There are two crazy things about Freedom and Fashion members. One is that everyone is a volunteer. To be part of Freedom and Fashion, you have to commit to volunteering for a certain number of hours a week for one year. So there’s 30 people coming in to the Freedom and Fashion office every week and working for approximately 8-12 hours with no pay. Yet everyone is so happy to be there, because everyone’s passionate about what they’re doing. Office hours are generally once a week in the evening, so people can make it after work or classes (the rest of the work is done from home or at other times in the week), and people almost always come in smiling. Everyone has different personalities and there’s also a lot of cultural diversity and a range of backgrounds – Korean, Taiwanese, Vietnamese, Indian, white – so it’s always a blast hanging out at the office.

The other crazy thing is that most of the members are either still in college or just graduated. So people who are 19-22 are literally designing entire fashion lines, speaking in front of hundreds of people, and holding events that are attended by thousands. It’s a crazy testament of what God can do when you dream big and trust Him. Most of us didn’t have that much experience before joining – maybe a few projects in high school, a related class in college, and an internship. Then we joined Freedom and Fashion and had a chance to put all those skills to use and to learn new things, and suddenly we had all this responsibility. It was a bit scary at first, but also really fun – to be able to do such big things while still so young.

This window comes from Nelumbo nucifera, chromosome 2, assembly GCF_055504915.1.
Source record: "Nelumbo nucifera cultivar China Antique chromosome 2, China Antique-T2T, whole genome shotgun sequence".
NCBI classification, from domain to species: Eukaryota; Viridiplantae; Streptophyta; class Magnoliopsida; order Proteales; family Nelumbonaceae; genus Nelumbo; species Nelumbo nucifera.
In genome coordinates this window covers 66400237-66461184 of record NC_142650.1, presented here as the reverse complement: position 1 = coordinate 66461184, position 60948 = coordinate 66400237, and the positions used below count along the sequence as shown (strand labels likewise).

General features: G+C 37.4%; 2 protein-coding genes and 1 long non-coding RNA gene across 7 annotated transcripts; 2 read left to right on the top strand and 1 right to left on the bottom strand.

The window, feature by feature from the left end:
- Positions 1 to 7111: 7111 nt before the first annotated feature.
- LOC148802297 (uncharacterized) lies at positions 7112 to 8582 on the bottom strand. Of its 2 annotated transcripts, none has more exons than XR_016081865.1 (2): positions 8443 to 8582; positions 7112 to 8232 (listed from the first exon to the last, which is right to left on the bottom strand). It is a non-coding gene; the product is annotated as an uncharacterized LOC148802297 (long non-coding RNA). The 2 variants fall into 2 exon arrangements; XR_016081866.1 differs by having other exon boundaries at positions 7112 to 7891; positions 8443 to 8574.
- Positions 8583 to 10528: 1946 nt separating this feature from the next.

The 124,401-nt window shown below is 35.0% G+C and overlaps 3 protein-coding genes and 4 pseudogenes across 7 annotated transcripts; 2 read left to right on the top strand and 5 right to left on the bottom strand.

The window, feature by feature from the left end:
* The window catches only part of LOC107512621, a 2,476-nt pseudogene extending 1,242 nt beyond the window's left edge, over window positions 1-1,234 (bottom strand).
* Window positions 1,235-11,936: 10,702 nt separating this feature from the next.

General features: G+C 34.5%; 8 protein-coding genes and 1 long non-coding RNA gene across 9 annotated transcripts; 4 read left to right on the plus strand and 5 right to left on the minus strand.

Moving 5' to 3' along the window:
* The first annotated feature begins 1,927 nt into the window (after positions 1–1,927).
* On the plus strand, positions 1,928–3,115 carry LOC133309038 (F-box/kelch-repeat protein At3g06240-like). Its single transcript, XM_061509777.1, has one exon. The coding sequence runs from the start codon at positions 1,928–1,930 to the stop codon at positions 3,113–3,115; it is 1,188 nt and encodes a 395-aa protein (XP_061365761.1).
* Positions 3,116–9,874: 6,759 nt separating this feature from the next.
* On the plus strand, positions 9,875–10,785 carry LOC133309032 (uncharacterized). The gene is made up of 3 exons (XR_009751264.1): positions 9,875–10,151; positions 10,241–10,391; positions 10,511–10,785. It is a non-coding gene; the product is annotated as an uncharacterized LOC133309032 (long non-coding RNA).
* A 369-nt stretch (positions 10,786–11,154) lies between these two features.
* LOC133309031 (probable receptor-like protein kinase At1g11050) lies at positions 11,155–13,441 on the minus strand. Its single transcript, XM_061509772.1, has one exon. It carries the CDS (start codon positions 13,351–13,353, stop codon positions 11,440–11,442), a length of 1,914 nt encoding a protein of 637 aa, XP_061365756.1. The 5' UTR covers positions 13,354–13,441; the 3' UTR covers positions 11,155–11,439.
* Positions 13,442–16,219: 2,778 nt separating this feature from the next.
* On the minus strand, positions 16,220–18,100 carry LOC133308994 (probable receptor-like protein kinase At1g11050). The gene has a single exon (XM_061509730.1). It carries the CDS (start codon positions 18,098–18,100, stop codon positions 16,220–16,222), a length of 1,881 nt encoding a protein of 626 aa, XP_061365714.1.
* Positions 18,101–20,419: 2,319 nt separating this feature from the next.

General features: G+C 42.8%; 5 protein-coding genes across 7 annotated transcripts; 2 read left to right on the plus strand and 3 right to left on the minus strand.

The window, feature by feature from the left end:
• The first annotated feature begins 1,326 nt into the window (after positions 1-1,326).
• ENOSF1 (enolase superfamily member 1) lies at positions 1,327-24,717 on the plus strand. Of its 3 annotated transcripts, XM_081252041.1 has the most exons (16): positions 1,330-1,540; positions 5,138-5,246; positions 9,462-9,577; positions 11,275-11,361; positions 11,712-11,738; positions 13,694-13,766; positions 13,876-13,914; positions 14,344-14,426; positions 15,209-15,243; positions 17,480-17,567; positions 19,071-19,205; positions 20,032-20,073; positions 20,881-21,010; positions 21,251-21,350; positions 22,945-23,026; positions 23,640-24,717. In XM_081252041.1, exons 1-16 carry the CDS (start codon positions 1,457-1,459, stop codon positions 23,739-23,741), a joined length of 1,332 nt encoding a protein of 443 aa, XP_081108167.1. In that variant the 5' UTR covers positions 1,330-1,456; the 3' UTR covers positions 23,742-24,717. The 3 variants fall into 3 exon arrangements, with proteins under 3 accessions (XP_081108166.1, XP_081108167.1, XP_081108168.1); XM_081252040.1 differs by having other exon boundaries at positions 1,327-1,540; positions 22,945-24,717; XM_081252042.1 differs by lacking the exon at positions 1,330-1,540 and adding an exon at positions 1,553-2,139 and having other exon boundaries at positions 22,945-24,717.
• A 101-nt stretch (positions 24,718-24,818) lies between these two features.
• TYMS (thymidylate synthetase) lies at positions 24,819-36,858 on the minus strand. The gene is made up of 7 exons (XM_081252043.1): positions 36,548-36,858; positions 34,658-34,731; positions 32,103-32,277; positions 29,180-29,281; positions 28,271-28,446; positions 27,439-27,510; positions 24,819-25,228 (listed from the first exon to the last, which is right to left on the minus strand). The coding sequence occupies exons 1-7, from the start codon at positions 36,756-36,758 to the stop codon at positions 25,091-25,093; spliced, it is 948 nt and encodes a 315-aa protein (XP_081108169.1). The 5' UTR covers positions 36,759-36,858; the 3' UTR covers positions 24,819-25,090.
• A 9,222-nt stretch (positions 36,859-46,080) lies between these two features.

What exactly do you do?